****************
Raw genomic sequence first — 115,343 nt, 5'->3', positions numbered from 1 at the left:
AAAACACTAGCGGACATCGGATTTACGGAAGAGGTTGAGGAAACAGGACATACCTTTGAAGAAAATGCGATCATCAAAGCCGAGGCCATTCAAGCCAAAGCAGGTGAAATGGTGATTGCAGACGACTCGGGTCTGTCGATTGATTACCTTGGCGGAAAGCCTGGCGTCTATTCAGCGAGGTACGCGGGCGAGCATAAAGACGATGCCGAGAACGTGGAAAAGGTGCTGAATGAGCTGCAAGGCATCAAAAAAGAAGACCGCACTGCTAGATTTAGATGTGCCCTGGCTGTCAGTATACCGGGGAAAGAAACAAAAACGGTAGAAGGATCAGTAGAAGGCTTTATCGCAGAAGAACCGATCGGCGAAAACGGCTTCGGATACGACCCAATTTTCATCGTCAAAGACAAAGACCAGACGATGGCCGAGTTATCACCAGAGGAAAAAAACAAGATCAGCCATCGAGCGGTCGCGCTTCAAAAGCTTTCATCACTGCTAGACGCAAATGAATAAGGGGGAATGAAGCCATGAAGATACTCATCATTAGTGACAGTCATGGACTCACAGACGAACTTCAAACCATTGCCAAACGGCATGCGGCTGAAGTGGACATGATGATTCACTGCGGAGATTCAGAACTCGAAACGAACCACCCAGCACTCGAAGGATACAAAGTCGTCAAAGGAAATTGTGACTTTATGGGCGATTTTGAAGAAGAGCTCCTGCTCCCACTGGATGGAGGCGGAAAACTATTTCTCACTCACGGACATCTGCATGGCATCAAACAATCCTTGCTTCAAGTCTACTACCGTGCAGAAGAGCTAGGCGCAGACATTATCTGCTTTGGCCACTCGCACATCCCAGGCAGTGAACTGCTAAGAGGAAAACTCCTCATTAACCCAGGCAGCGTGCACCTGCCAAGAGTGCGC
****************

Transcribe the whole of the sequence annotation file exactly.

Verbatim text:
Raw genomic sequence first — 115,343 nt, 5'->3', positions numbered from 1 at the left:
AAAACACTAGCGGACATCGGATTTACGGAAGAGGTTGAGGAAACAGGACATACCTTTGAAGAAAATGCGATCATCAAAGCCGAGGCCATTCAAGCCAAAGCAGGTGAAATGGTGATTGCAGACGACTCGGGTCTGTCGATTGATTACCTTGGCGGAAAGCCTGGCGTCTATTCAGCGAGGTACGCGGGCGAGCATAAAGACGATGCCGAGAACGTGGAAAAGGTGCTGAATGAGCTGCAAGGCATCAAAAAAGAAGACCGCACTGCTAGATTTAGATGTGCCCTGGCTGTCAGTATACCGGGGAAAGAAACAAAAACGGTAGAAGGATCAGTAGAAGGCTTTATCGCAGAAGAACCGATCGGCGAAAACGGCTTCGGATACGACCCAATTTTCATCGTCAAAGACAAAGACCAGACGATGGCCGAGTTATCACCAGAGGAAAAAAACAAGATCAGCCATCGAGCGGTCGCGCTTCAAAAGCTTTCATCACTGCTAGACGCAAATGAATAAGGGGGAATGAAGCCATGAAGATACTCATCATTAGTGACAGTCATGGACTCACAGACGAACTTCAAACCATTGCCAAACGGCATGCGGCTGAAGTGGACATGATGATTCACTGCGGAGATTCAGAACTCGAAACGAACCACCCAGCACTCGAAGGATACAAAGTCGTCAAAGGAAATTGTGACTTTATGGGCGATTTTGAAGAAGAGCTCCTGCTCCCACTGGATGGAGGCGGAAAACTATTTCTCACTCACGGACATCTGCATGGCATCAAACAATCCTTGCTTCAAGTCTACTACCGTGCAGAAGAGCTAGGCGCAGACATTATCTGCTTTGGCCACTCGCACATCCCAGGCAGTGAACTGCTAAGAGGAAAACTCCTCATTAACCCAGGCAGCGTGCACCTGCCAAGAGTGCGC